Language Features

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ES6 (or ES2015) was arguably the biggest change to JavaScript in a long time. As a result, we received a wide variety of new functionality. The purpose of this appendix is to illustrate the features used in the book in isolation to make it clearer to understand how they work. Rather than going through the entire specification, I will just focus on the subset of features used in the book.

Modules#

ES6 introduced proper module declarations. Earlier, this was somewhat ad hoc and we used formats, such as AMD or CommonJS. ES6 module declarations are statically analyzable. This is highly useful for tool authors. Effectively, this means we can gain features like tree shaking. This allows the tooling to skip unused code easily simply by analyzing the import structure.

import and export for Single#

To give you an example of exporting directly through a module, consider below:

persist.js

import makeFinalStore from 'alt-utils/lib/makeFinalStore';

export default function(alt, storage, storeName) {
  ...
}

index.js

import persist from './persist';

...

import and export for Multiple#

Sometimes it can be useful to use modules as a namespace for multiple functions:

math.js

export function add(a, b) {
  return a + b;
}

export function multiply(a, b) {
  return a * b;
}

export function square(a) {
  return a * a;
}

Alternatively we could write the module in a form like this:

math.js

const add = (a, b) => a + b;
const multiple = (a, b) => a * b;

// You can omit ()'s with a single parameter if you want.
const square = a => a * a;

export {
  add,
  multiple,
  // Aliasing works too
  multiple as mul
};

The example leverages the fat arrow syntax. This definition can be consumed through an import like this:

index.js

import {add} from './math';

// Alternatively we could bind the math methods to a key
// import * as math from './math';
// math.add, math.multiply, ...

...

Especially export default is useful if you prefer to keep your modules focused. The persist function is an example of such. Regular export is useful for collecting multiple functions below the same umbrella.

Given the ES6 module syntax is statically analyzable, it enables tooling such as analyze-es6-modules.

Aliasing Imports#

Sometimes it can be handy to alias imports. Example:

import {actions as TodoActions} from '../actions/todo'

...

as allows you to avoid naming conflicts.

Webpack resolve.alias#

Bundlers, such as Webpack, can provide some features beyond this. You could define a resolve.alias for some of your module directories for example. This would allow you to use an import, such as import persist from 'libs/persist';, regardless of where you import. A simple resolve.alias could look like this:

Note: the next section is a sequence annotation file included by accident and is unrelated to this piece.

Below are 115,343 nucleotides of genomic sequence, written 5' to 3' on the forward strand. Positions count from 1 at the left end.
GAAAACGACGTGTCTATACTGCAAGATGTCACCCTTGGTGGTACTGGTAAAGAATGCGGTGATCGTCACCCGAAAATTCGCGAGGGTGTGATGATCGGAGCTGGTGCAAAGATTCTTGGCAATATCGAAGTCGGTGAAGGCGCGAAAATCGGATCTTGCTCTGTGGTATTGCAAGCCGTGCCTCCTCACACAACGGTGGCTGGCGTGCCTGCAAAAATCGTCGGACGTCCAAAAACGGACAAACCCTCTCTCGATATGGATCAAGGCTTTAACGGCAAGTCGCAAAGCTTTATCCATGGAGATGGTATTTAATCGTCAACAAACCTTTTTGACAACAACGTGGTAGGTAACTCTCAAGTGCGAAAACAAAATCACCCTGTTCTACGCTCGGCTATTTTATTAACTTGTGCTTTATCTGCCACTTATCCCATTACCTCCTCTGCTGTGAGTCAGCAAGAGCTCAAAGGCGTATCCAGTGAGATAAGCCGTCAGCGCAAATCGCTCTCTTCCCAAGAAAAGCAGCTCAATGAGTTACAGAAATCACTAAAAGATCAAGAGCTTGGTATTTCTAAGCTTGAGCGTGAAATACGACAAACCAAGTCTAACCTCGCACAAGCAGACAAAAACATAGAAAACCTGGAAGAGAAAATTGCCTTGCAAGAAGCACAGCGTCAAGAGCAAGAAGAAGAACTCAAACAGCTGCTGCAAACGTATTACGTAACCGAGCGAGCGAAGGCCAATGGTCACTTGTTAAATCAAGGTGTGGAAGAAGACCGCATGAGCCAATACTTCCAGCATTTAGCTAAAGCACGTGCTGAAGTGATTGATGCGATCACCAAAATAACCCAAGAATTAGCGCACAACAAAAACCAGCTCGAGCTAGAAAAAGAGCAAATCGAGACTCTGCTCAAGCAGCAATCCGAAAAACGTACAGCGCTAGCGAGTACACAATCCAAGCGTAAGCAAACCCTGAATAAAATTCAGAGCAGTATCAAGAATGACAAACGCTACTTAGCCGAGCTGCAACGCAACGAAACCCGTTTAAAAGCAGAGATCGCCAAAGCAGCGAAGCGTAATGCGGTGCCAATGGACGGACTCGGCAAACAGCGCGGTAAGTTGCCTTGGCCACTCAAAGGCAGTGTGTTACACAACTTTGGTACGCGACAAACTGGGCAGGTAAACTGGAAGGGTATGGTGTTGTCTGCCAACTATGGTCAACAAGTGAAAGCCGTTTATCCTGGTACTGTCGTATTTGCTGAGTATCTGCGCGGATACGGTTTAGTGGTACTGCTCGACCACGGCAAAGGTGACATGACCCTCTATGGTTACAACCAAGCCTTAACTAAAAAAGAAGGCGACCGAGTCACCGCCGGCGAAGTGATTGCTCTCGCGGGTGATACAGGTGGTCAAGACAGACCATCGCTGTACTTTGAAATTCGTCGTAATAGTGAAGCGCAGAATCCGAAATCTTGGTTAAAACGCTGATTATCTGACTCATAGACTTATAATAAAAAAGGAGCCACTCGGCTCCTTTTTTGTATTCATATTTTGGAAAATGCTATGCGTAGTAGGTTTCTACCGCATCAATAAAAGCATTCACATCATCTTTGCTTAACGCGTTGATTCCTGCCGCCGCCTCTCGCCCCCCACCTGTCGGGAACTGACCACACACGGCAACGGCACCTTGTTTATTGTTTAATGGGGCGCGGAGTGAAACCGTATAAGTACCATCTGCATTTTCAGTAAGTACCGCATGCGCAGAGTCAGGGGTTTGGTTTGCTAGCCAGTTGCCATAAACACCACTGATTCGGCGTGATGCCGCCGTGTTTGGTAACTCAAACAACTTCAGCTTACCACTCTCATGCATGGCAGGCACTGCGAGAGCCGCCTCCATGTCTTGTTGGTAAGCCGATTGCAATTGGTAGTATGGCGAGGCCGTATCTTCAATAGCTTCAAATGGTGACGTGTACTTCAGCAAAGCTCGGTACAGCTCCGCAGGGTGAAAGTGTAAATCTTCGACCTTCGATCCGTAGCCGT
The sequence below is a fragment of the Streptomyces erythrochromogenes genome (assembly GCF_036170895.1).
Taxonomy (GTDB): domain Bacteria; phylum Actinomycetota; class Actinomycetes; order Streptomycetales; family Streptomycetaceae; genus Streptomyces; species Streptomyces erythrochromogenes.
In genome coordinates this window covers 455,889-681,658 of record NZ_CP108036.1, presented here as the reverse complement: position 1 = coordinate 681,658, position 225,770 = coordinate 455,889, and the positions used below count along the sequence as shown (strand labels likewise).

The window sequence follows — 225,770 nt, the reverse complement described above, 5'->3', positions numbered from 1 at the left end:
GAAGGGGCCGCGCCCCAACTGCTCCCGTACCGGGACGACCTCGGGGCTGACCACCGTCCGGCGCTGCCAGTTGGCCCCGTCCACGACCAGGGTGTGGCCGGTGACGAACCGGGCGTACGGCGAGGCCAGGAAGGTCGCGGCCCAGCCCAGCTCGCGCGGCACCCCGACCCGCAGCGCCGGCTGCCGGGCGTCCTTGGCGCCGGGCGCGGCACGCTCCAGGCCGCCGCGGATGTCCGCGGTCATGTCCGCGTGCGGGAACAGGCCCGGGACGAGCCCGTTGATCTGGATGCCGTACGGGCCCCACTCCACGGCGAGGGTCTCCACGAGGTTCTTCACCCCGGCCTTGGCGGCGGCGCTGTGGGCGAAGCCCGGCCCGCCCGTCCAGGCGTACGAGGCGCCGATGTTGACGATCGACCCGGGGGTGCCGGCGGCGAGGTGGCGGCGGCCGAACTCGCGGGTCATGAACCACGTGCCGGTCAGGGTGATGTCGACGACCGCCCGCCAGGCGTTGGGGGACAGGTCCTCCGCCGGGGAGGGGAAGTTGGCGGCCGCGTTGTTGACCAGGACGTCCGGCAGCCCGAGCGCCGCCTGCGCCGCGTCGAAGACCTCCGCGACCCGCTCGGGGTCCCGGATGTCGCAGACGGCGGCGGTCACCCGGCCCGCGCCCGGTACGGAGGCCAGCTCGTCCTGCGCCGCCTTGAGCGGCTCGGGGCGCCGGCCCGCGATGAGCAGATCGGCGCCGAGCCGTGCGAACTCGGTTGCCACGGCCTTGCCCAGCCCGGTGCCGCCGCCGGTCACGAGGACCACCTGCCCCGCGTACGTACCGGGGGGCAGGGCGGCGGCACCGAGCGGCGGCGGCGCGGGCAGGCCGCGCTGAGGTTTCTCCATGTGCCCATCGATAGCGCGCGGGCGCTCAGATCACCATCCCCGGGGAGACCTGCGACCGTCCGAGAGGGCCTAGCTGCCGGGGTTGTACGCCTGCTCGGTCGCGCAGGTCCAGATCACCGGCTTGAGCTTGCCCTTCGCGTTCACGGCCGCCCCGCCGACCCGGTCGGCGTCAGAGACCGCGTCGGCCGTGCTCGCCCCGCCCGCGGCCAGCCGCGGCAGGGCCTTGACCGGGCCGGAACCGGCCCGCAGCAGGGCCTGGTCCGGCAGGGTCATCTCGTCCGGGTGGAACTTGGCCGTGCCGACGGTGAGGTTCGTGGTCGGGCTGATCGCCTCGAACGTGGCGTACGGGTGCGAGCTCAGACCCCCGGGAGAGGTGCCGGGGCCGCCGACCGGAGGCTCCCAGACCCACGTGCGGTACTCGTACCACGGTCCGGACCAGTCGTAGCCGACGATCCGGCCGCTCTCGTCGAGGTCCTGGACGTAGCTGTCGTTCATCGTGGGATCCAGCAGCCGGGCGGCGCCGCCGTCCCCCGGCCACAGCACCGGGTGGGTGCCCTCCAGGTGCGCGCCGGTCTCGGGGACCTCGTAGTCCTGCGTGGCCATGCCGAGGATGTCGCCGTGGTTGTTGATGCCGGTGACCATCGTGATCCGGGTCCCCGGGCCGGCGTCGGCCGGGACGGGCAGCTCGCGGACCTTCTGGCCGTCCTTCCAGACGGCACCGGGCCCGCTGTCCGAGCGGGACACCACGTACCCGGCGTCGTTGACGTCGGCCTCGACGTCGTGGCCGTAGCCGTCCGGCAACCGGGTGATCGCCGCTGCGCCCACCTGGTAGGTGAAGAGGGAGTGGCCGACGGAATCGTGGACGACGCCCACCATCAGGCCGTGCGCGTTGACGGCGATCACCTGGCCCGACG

...
resolve: {
  alias: {
    libs: path.join(__dirname, 'libs')
  }
}

The official documentation describes possible variants in fuller detail.

Classes#

Unlike many other languages out there, JavaScript uses prototype based inheritance instead of class based one. Both approaches have their merits. In fact, you can mimic a class based model through a prototype based one. ES6 classes are about providing syntactical sugar above the basic mechanisms of JavaScript. Internally it still uses the same old system. It just looks a little different to the programmer.

These days React supports class based component definitions. Not all agree that it's a good thing. That said, the definition can be quite neat as long as you don't abuse it. To give you a simple example, consider the code below:

import React from 'react';

export default class App extends React.Component {
  constructor(props) {
    super(props);

    // This is a regular property outside of React's machinery.
    // If you don't need to trigger render() when it's changed,
    // this can work.
    this.privateProperty = 'private';

    // React specific state. Alter this through `this.setState`. That
    // will call `render()` eventually.
    this.state = {
      name: 'Class demo'
    };
  }
  render() {
    // Use the properties somehow.
    const privateProperty = this.privateProperty;
    const name = this.state.name
    const notes = this.props.notes;

    ...
  }
}

Perhaps the biggest advantage of the class based approach is the fact that it cuts down some complexity, especially when it comes to React lifecycle methods. It is important to note that class methods won't get by default, though! This is why the book relies on an experimental feature known as property initializers.

Classes and Modules#

As stated above, the ES6 modules allow export and import single and multiple objects, functions, or even classes. In the latter, you can use export default class to export an anonymous class or export multiple classes from the same module using export class className.